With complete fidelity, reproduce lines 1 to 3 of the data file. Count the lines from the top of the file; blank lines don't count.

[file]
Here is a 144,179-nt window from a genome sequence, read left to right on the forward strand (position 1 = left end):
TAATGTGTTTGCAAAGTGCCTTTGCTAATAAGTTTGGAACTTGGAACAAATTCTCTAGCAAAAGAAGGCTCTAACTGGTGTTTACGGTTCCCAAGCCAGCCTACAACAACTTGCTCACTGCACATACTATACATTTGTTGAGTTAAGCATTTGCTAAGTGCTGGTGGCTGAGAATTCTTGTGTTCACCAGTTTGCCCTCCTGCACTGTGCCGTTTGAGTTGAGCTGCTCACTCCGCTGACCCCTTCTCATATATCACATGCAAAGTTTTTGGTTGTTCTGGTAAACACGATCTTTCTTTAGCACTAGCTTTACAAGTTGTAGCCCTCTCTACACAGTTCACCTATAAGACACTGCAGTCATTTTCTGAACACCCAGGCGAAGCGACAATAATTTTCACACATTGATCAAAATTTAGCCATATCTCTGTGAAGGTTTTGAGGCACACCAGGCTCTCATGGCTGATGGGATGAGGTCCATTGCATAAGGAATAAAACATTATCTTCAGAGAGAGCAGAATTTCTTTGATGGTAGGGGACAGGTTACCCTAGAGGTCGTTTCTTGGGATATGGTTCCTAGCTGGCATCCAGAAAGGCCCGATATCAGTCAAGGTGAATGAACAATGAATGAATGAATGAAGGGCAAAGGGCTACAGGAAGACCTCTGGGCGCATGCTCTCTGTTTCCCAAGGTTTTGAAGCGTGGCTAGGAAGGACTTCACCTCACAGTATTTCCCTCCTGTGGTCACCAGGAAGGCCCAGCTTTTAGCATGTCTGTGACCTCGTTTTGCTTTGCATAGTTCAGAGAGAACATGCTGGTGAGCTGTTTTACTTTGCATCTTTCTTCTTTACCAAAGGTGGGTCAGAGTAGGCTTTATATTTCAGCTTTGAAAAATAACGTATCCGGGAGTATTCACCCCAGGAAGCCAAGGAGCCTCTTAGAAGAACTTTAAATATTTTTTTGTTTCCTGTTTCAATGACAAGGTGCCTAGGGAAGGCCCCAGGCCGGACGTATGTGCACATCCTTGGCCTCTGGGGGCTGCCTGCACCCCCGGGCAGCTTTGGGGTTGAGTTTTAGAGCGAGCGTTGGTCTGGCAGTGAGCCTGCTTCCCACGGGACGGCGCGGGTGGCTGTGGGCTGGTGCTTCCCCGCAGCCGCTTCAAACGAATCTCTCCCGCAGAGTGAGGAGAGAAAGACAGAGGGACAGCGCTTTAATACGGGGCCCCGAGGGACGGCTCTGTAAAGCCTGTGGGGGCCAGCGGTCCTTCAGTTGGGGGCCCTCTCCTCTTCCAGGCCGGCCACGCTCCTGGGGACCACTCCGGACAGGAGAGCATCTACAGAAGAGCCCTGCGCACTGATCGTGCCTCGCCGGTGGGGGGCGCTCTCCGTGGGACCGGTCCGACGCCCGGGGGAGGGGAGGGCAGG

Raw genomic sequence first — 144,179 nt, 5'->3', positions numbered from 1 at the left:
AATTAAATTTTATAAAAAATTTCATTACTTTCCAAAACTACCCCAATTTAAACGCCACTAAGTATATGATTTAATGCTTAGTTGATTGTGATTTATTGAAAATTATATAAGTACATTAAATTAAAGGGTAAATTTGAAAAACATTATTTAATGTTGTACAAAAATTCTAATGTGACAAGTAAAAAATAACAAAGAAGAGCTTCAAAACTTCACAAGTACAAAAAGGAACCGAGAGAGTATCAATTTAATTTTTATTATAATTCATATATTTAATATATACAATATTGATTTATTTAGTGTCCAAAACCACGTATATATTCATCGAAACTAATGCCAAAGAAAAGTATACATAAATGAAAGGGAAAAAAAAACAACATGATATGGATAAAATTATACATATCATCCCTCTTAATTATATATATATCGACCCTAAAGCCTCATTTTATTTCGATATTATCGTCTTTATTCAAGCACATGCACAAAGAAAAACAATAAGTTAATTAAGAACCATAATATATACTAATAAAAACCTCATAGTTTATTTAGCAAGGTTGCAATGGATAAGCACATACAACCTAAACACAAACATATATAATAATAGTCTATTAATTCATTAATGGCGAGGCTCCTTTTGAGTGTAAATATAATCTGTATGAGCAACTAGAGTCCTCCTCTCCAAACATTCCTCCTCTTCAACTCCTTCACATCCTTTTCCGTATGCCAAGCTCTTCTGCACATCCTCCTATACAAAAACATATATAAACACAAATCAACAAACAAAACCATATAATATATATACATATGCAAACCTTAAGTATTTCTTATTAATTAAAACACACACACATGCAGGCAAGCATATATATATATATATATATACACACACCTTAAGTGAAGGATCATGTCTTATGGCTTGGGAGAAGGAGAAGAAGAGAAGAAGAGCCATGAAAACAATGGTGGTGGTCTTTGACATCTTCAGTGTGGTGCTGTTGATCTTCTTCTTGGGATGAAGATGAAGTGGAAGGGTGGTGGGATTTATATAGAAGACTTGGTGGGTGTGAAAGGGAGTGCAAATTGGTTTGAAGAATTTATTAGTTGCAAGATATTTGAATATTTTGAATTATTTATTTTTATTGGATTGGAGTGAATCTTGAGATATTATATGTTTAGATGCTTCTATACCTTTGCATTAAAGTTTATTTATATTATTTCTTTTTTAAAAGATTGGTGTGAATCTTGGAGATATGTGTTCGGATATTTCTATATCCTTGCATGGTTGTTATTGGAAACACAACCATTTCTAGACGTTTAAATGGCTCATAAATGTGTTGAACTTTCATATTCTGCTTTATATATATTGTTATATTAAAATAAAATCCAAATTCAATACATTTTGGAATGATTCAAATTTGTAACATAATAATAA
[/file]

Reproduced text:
Here is a 144,179-nt window from a genome sequence, read left to right on the forward strand (position 1 = left end):
TAATGTGTTTGCAAAGTGCCTTTGCTAATAAGTTTGGAACTTGGAACAAATTCTCTAGCAAAAGAAGGCTCTAACTGGTGTTTACGGTTCCCAAGCCAGCCTACAACAACTTGCTCACTGCACATACTATACATTTGTTGAGTTAAGCATTTGCTAAGTGCTGGTGGCTGAGAATTCTTGTGTTCACCAGTTTGCCCTCCTGCACTGTGCCGTTTGAGTTGAGCTGCTCACTCCGCTGACCCCTTCTCATATATCACATGCAAAGTTTTTGGTTGTTCTGGTAAACACGATCTTTCTTTAGCACTAGCTTTACAAGTTGTAGCCCTCTCTACACAGTTCACCTATAAGACACTGCAGTCATTTTCTGAACACCCAGGCGAAGCGACAATAATTTTCACACATTGATCAAAATTTAGCCATATCTCTGTGAAGGTTTTGAGGCACACCAGGCTCTCATGGCTGATGGGATGAGGTCCATTGCATAAGGAATAAAACATTATCTTCAGAGAGAGCAGAATTTCTTTGATGGTAGGGGACAGGTTACCCTAGAGGTCGTTTCTTGGGATATGGTTCCTAGCTGGCATCCAGAAAGGCCCGATATCAGTCAAGGTGAATGAACAATGAATGAATGAATGAAGGGCAAAGGGCTACAGGAAGACCTCTGGGCGCATGCTCTCTGTTTCCCAAGGTTTTGAAGCGTGGCTAGGAAGGACTTCACCTCACAGTATTTCCCTCCTGTGGTCACCAGGAAGGCCCAGCTTTTAGCATGTCTGTGACCTCGTTTTGCTTTGCATAGTTCAGAGAGAACATGCTGGTGAGCTGTTTTACTTTGCATCTTTCTTCTTTACCAAAGGTGGGTCAGAGTAGGCTTTATATTTCAGCTTTGAAAAATAACGTATCCGGGAGTATTCACCCCAGGAAGCCAAGGAGCCTCTTAGAAGAACTTTAAATATTTTTTTGTTTCCTGTTTCAATGACAAGGTGCCTAGGGAAGGCCCCAGGCCGGACGTATGTGCACATCCTTGGCCTCTGGGGGCTGCCTGCACCCCCGGGCAGCTTTGGGGTTGAGTTTTAGAGCGAGCGTTGGTCTGGCAGTGAGCCTGCTTCCCACGGGACGGCGCGGGTGGCTGTGGGCTGGTGCTTCCCCGCAGCCGCTTCAAACGAATCTCTCCCGCAGAGTGAGGAGAGAAAGACAGAGGGACAGCGCTTTAATACGGGGCCCCGAGGGACGGCTCTGTAAAGCCTGTGGGGGCCAGCGGTCCTTCAGTTGGGGGCCCTCTCCTCTTCCAGGCCGGCCACGCTCCTGGGGACCACTCCGGACAGGAGAGCATCTACAGAAGAGCCCTGCGCACTGATCGTGCCTCGCCGGTGGGGGGCGCTCTCCGTGGGACCGGTCCGACGCCCGGGGGAGGGGAGGGCAGG

Raw genomic sequence first — 144,179 nt, 5'->3', positions numbered from 1 at the left: